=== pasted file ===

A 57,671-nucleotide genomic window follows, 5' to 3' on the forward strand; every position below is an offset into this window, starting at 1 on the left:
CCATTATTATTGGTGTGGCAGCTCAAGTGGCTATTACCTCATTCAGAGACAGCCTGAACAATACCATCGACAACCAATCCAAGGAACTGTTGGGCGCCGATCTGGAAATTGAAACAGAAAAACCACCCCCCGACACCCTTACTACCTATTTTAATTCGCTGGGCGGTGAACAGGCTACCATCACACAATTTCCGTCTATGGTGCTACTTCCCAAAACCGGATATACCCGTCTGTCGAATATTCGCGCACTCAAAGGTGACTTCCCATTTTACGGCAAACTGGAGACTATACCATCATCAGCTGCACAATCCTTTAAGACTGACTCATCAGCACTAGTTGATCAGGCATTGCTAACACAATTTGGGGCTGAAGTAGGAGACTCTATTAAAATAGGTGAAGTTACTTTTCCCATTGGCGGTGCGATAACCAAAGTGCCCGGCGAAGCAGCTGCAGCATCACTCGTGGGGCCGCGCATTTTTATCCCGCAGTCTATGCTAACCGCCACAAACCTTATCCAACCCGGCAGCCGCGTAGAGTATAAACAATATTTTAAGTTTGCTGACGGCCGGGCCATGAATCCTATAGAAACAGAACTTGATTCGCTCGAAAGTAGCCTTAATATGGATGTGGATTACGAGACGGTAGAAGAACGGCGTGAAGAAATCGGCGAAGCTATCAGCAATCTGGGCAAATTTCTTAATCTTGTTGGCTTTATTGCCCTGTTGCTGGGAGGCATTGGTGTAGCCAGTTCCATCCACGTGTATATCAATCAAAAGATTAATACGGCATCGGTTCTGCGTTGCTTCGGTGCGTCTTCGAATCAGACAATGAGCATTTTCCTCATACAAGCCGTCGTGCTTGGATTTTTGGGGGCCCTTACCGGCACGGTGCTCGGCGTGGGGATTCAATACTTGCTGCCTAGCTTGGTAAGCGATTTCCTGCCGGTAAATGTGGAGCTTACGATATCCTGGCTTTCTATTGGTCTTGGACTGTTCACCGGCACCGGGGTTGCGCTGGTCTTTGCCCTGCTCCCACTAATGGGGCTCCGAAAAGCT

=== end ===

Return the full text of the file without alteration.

A 57,671-nucleotide genomic window follows, 5' to 3' on the forward strand; every position below is an offset into this window, starting at 1 on the left:
CCATTATTATTGGTGTGGCAGCTCAAGTGGCTATTACCTCATTCAGAGACAGCCTGAACAATACCATCGACAACCAATCCAAGGAACTGTTGGGCGCCGATCTGGAAATTGAAACAGAAAAACCACCCCCCGACACCCTTACTACCTATTTTAATTCGCTGGGCGGTGAACAGGCTACCATCACACAATTTCCGTCTATGGTGCTACTTCCCAAAACCGGATATACCCGTCTGTCGAATATTCGCGCACTCAAAGGTGACTTCCCATTTTACGGCAAACTGGAGACTATACCATCATCAGCTGCACAATCCTTTAAGACTGACTCATCAGCACTAGTTGATCAGGCATTGCTAACACAATTTGGGGCTGAAGTAGGAGACTCTATTAAAATAGGTGAAGTTACTTTTCCCATTGGCGGTGCGATAACCAAAGTGCCCGGCGAAGCAGCTGCAGCATCACTCGTGGGGCCGCGCATTTTTATCCCGCAGTCTATGCTAACCGCCACAAACCTTATCCAACCCGGCAGCCGCGTAGAGTATAAACAATATTTTAAGTTTGCTGACGGCCGGGCCATGAATCCTATAGAAACAGAACTTGATTCGCTCGAAAGTAGCCTTAATATGGATGTGGATTACGAGACGGTAGAAGAACGGCGTGAAGAAATCGGCGAAGCTATCAGCAATCTGGGCAAATTTCTTAATCTTGTTGGCTTTATTGCCCTGTTGCTGGGAGGCATTGGTGTAGCCAGTTCCATCCACGTGTATATCAATCAAAAGATTAATACGGCATCGGTTCTGCGTTGCTTCGGTGCGTCTTCGAATCAGACAATGAGCATTTTCCTCATACAAGCCGTCGTGCTTGGATTTTTGGGGGCCCTTACCGGCACGGTGCTCGGCGTGGGGATTCAATACTTGCTGCCTAGCTTGGTAAGCGATTTCCTGCCGGTAAATGTGGAGCTTACGATATCCTGGCTTTCTATTGGTCTTGGACTGTTCACCGGCACCGGGGTTGCGCTGGTCTTTGCCCTGCTCCCACTAATGGGGCTCCGAAAAGCT